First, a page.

July 2018 Film Roundup

A bit late with it this month, but after my lacklustre effort in June to watch new films (I only managed three in total), I’ve redoubled my efforts and can for July present you an EXPANDED new films list, that even so manages to miss out the wonderfully enjoyable Mamma Mia! Here We Go Again… It’s been a month of SUN and HEATWAVE temperatures (for Britain) which means that the cool comfort of a cinema screen has been particularly welcome. (As ever, daily write-ups are at Letterboxd.)

Last month I also promised an update for stats fans, and I can confirm that 50% of the features I watched in July were directed by women (20 out of 40 films in total), and as you can see six of them show up in each of the top 10s below. Moreover, 53% of the films I saw (i.e. 21) were directed by people of colour.

Top 10 New Films (on their first release in the UK)


Leave No Trace (2018, dir. Debra Granik)
Cold War (2018, dir. Pawel Pawlikowski)
Shakedown (2018, dir. Leilah Weinraub)
In the Fade (2017, dir. Fatih Akin)
Naila and the Uprising (2017, dir. Julia Bacha)
Outside In (2017, dir. Lynn Shelton)
Speak Up (2017, dir. Amandine Gay)
Mission: Impossible – Fallout (2018, dir. Christopher McQuarrie)
Claire’s Camera (2017, dir. Hong Sang-soo)
Pin Cushion (2017, dir. Deborah Haywood)

I saw all but one of these films at a cinema (the odd one out was Netflix-only release Outside In). For some of them, saying they were on “release” is a little misleading (Claire’s Camera was a one-off Korean Film Festival preview screening, Speak Up was another one-off screening, while Cold War is being released properly at the end of August).

It’s good to see more 2018 films finally making these lists, and the two up the top are surely the strongest of 2018’s dramatic narrative films I’ve seen so far this year. Leave No Trace for me is superior to the same director’s Winter’s Bone of almost ten years ago, and the young woman at the centre of the story is a New Zealand actor it turns out. In any case, she gives a great performance, coming across (and I mean this as a compliment) as an unrehearsed non-actor, someone who’s really living the part. Ben Foster also disappears into the film, as he tends to do (he’s been in so many good films, but I still don’t really know how to spot him). Cold War, meanwhile, in a sense extends Pawlikowski’s black-and-white historical Polish stories after Ida, but strikes a quite different tone. There’s a heavy sense of doomed romance, and Pawlikowski cuts out everything that’s extraneous, so that it comes in at under 90 minutes.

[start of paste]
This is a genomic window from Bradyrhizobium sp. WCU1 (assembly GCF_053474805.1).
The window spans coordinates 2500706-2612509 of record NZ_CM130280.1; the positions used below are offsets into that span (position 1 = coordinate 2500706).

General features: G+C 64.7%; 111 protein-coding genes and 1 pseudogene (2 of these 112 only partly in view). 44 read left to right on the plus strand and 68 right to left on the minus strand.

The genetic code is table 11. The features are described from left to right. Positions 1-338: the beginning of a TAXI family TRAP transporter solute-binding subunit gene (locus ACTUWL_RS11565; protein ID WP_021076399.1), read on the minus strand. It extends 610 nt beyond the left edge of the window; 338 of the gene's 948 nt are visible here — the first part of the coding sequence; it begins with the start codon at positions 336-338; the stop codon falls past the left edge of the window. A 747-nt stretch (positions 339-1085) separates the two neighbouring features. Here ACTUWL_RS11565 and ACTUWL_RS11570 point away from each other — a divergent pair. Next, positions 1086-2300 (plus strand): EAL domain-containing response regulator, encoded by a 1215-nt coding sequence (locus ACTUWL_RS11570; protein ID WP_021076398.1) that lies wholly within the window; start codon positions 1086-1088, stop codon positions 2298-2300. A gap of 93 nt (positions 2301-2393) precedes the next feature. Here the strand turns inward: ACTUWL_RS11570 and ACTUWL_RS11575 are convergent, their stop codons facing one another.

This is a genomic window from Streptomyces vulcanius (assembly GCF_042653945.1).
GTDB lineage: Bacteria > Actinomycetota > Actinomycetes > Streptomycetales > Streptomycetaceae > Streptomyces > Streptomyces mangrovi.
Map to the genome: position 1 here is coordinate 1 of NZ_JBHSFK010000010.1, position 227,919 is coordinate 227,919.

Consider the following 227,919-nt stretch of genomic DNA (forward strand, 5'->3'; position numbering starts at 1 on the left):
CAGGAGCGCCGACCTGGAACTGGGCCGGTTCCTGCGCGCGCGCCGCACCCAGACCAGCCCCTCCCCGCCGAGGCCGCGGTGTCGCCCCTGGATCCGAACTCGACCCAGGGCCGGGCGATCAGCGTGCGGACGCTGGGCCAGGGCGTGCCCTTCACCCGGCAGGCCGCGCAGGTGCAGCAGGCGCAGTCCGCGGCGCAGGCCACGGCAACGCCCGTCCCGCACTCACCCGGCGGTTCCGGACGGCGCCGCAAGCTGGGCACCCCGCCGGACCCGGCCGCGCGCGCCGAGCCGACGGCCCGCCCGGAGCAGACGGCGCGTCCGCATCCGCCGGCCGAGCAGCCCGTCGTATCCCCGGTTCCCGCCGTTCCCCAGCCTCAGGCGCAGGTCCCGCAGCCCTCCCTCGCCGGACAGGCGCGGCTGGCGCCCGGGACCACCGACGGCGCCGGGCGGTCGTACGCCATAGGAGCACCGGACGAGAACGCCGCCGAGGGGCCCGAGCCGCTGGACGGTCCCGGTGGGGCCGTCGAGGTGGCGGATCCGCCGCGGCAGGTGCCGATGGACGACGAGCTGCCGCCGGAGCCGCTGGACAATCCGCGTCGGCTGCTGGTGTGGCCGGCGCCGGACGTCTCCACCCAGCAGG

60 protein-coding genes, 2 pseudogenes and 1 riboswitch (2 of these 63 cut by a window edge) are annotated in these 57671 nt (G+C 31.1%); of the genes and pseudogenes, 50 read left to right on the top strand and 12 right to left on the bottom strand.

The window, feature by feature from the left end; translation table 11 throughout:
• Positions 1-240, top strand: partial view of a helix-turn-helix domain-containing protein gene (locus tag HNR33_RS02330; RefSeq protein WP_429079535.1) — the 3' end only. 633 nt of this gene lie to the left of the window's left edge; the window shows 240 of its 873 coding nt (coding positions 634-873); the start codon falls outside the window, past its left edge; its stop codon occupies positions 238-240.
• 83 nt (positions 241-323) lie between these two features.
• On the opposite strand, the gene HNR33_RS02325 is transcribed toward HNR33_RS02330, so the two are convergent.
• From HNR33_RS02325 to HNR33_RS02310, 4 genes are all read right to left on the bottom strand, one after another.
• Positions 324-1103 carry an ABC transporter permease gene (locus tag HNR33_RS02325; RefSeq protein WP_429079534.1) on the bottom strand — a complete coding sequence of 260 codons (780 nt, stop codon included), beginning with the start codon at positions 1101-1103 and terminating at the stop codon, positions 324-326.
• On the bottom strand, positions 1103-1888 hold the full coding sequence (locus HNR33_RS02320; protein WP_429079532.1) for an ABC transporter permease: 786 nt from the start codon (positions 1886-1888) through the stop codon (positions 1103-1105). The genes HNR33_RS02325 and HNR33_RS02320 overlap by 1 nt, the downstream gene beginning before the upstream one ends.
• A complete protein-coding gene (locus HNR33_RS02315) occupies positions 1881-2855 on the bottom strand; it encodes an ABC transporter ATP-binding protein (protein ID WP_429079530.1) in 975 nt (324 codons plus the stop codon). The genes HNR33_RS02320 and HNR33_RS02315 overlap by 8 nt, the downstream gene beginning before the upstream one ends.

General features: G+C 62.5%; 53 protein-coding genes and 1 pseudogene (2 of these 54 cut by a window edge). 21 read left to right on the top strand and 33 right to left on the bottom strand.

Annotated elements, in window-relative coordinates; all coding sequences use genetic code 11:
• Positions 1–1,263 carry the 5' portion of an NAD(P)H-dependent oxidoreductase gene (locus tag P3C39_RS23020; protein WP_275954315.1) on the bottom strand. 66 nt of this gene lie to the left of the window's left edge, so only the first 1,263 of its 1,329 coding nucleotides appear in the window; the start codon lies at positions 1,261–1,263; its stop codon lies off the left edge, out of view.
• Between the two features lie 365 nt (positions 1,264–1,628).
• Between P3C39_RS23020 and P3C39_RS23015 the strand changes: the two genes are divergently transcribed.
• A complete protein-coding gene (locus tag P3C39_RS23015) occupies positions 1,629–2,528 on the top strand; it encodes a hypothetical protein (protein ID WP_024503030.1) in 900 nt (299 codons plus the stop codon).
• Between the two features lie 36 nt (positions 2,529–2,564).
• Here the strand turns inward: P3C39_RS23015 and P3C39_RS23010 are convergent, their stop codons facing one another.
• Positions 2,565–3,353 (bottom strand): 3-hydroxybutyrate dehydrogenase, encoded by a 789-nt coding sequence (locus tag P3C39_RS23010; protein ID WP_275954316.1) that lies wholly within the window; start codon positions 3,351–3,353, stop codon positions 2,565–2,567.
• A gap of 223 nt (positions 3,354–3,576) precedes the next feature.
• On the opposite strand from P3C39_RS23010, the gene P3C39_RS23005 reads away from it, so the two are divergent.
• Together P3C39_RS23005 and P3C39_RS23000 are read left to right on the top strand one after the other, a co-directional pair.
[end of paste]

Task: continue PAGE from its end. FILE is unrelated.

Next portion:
Elsewhere, there’s a strong showing from documentaries, which this past month have ranged across subjects like underground LA queer sex workers in Shakedown (a fascinating story of people who aren’t much represented on screen) to reminiscences of the Palestinian Intifada in Naila and the Uprising, and French feminists of colour speaking direct to camera in Speak Up.

Outside In and Pin Cushion are little indie dramas from the US and UK respectively, the latter of which has a bleak edge that makes what initially seems like a twee coming of age story feel a little more raw by its conclusion. Mission: Impossible – Fallout is the blockbuster on the list (which feels a little rote now in this franchise, but still manages to pack plenty in), and In the Fade is a fine German film anchored by an amazing performance from Diane Kruger. Finally, if you haven’t really enjoyed some of Hong Sang-soo’s recent films, you probably won’t like Claire’s Camera because it continues his improvisational non-style-as-style technique, and has a daffy Isabelle Huppert wandering around Cannes.

Top 10 Old Films (but new to me)

beDevil (1993, dir. Tracey Moffatt)
I Am Somebody (1970, dir. Madeline Anderson)
Chocolat (1988, dir. Claire Denis)
The Battle of Chile (1975-79, dir. Patricio Guzman)
Mamma Mia! (2008, dir. Phyllida Lloyd)
Mossane (1996, dir. Safi Faye)
Little Fugitive (1953, dir. Morris Engel/Ruth Sorkin/Ray Ashley)
Thursday Till Sunday (2012, dir. Dominga Sotomayor)
The Man by the Shore (1993, dir. Raoul Peck)
The Nights of Zayandeh-Rood (1990, dir. Mohsen Makhmalbaf)

After last month’s blow-out at Bologna, most of these were seen at home, although it’s notable that the top two were seen at Bristol’s Cinema Rediscovered festival, which takes direct inspiration from Bologna. It’s a new festival, but Bristol is a lovely city with plenty of sense of artistic discovery and I look forward to revisiting it. Tracey Moffatt is an Australian artist of part Aboriginal descent, and beDevil was her only feature: it is very much the film of an artist, and has a singular sense of place, with the kind of stage-bound feeling of old Hollywood movies but riven through with a confrontational sensibility that makes it very much an outlier of everything else being made at the time. I Am Somebody, meanwhile, is a short film made during the Civil Rights movement which deals with intersectional ideas of the struggle for social change at a time when these ideas were still in their infancy.

The others largely just reflect what I’ve been renting from my video shop, although the Raoul Peck film is from me struggling to work through a box set of his Haitian films, and Mossane was a one-off screening at the BFI of a singular Black African woman filmmaker (one of very few).

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